The DB9, is a Grand tourer launched by Aston Martin in 2004 and is the first new car to be built at Aston’s Gaydon facility.
This model, which was designed by Ian Callum and finished by his successor, Henrik Fisker, superseded the now-discontinued Aston Martin DB7, which started production in 1994.
The modern-day version of James Bond’s classic British sports car receives more standard equipment and a newly optional suspension package.
This car was designed to ensure Aston Martin’s continued survival into 21st century in light of its past financial troubles.
A brawny V12 engine,stunning styling and sumptuous appointments make this one of the most desirable cars in the world.
The DB9 is available as a two-seat Volante convertible or a 2+2 coupe with. This Aston Martin replaced the preceding DB7 in 2004. Production is limited to 2,000 units per year worldwide.
Both versions receive updated power front seats for 2007,with dual-stage heating, electric seat-back releases and lumbar adjustments included.
Side-impact airbags and occupant-sensing technology (to determine at what force the front airbags will deploy in a collision) are also incorporated.
Other new features include a garage-door opener, remote trunk release, an autodimming rearview mirror, LED illumination in the door handles and memory settings for the seats and mirrors. Front parking sensors are now offered as a no-cost option. Trunk space in the coupe is expanded slightly — from 5.4 to 6.5 cubic feet — which is achieved by relocating the car’s outboard audio amplifier, first aid kit and tire-inflation equipment.
Sport Pack takes the car’s already capable handling abilities up a notch(optional for 2007 model). The Sport Pack lowers the car by six millimeters and also features five-spoke lightweight forged aluminum alloy wheels. It includes revised dampers, springs and front anti-roll bar.
The DB9’s handsome aluminum body is arguably one of the most attractive around, with a broad, deep front grille, typical of Aston Martin, between large oval headlamps. Graceful compound curves run rearward over a long hood to culminate in a short deck. The windshield is steeply raked and the roofline low. "Swan wing" doors open slightly upward (by 12 degrees) to ease entry and exit and prevent the doors from swinging too far open and getting dinged.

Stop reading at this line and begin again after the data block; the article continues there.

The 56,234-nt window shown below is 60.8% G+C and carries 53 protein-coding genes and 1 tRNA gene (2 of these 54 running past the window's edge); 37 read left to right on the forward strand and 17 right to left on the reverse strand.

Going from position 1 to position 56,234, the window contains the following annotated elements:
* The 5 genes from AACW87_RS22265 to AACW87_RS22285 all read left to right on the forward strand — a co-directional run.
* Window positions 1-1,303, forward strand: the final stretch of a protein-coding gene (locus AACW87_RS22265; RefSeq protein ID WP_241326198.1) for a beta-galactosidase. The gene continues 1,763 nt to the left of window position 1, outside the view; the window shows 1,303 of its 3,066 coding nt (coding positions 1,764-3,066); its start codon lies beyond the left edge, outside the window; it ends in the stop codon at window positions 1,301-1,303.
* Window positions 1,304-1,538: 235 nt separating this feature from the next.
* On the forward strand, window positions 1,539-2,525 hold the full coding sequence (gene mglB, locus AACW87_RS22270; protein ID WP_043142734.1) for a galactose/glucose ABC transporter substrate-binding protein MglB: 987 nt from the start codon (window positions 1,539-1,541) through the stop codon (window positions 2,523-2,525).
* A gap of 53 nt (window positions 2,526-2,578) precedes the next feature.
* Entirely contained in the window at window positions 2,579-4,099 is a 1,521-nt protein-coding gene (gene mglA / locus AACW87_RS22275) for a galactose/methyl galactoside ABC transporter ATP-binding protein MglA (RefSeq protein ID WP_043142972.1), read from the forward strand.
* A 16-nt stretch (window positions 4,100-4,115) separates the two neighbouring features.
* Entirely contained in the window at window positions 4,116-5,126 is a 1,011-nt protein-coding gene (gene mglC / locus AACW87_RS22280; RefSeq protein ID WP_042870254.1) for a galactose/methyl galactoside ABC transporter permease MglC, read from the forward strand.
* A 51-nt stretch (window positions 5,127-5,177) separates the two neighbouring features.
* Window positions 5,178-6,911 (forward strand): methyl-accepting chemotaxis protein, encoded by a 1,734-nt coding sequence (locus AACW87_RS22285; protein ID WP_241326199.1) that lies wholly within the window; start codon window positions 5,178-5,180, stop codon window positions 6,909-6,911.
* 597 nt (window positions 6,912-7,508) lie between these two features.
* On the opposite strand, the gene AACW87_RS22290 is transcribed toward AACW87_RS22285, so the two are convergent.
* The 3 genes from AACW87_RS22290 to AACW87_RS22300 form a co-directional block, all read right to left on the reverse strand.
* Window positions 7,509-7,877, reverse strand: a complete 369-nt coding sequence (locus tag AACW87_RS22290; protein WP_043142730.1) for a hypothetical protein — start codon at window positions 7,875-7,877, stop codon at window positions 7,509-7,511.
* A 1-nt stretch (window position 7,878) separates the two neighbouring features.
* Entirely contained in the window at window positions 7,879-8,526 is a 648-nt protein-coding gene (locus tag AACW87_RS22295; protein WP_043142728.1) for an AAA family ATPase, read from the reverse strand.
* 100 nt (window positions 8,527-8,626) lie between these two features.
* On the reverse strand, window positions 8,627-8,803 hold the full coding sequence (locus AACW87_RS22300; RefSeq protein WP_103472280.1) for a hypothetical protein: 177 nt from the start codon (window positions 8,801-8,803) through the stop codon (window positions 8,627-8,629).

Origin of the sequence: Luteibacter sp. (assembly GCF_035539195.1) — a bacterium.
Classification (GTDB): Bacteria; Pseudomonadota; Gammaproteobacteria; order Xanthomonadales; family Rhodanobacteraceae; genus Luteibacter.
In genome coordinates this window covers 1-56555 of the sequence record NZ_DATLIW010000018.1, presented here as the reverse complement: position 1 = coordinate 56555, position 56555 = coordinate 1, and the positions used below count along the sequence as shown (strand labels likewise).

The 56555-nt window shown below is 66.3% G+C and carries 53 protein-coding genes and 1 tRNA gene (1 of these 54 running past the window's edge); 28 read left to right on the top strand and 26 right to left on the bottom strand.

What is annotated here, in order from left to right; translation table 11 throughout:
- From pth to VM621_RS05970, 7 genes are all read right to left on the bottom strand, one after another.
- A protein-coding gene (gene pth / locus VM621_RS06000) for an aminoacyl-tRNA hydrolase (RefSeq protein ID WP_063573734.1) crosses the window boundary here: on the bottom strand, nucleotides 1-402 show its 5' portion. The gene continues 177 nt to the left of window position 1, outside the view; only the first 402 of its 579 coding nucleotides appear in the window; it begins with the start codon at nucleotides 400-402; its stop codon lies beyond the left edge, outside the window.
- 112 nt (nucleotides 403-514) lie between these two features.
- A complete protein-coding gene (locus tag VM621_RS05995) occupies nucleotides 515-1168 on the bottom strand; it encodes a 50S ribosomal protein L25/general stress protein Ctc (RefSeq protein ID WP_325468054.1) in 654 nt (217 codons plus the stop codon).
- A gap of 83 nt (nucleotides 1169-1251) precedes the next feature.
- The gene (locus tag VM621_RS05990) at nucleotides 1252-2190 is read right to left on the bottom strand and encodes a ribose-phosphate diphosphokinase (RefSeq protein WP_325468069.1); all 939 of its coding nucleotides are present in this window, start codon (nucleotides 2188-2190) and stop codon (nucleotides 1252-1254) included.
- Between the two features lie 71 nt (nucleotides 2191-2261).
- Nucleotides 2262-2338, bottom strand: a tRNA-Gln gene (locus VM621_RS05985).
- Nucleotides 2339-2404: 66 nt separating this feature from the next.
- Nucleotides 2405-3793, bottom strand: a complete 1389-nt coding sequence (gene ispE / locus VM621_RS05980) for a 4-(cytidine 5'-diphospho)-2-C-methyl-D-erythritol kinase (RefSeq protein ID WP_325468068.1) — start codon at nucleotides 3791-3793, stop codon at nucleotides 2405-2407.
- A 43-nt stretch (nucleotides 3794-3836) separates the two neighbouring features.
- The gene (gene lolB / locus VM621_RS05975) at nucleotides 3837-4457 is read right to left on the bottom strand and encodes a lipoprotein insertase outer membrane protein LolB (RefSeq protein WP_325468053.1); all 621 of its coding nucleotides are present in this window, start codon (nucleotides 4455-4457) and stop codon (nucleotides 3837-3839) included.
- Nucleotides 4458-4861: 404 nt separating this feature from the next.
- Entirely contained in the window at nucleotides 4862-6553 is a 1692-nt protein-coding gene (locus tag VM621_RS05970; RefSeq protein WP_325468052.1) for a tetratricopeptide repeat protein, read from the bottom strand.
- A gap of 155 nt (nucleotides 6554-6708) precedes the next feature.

The DB9 comes powered by a 450-hp version of the 6.0-liter V12 engine that is also found in Aston Martin’s V12 Vanquish S, which for 2007 is no longer offered in the U.S.
The DB9 is constructed from an aluminum-bonded unibody frame, whose lightness and rigidity are designed to aid agility and ride comfort. A rear-mounted transaxle contributes to the ideal front-to-rear weight distribution which, along with a double-wishbone suspension and 19-inch wheels and tires, creates tenacious handling without too harsh of a ride. Dynamic stability control, electronic brakeforce distribution and brake assist are standard.
Electroluminescent displays and conventional instruments mingle in the elegant interior. Unlike most vehicles, the DB9’s tachometer runs counterclockwise (supposedly to save space in the instrument panel) and does not feature a conventional red line to indicate the engine’s rpm limit. Here, the limit varies according to such factors as outside temperature and how recently the engine was started; a red warning light comes on to indicate when the current red line has been reached.
The DB9 Volante features a multilayer, fully automatic soft-top with a glass rear window that includes a heating element.
Options for both models include a color-keyed, leather-wrapped steering wheel and a 950-watt audiophile system from noted high-end home stereo component maker Linn.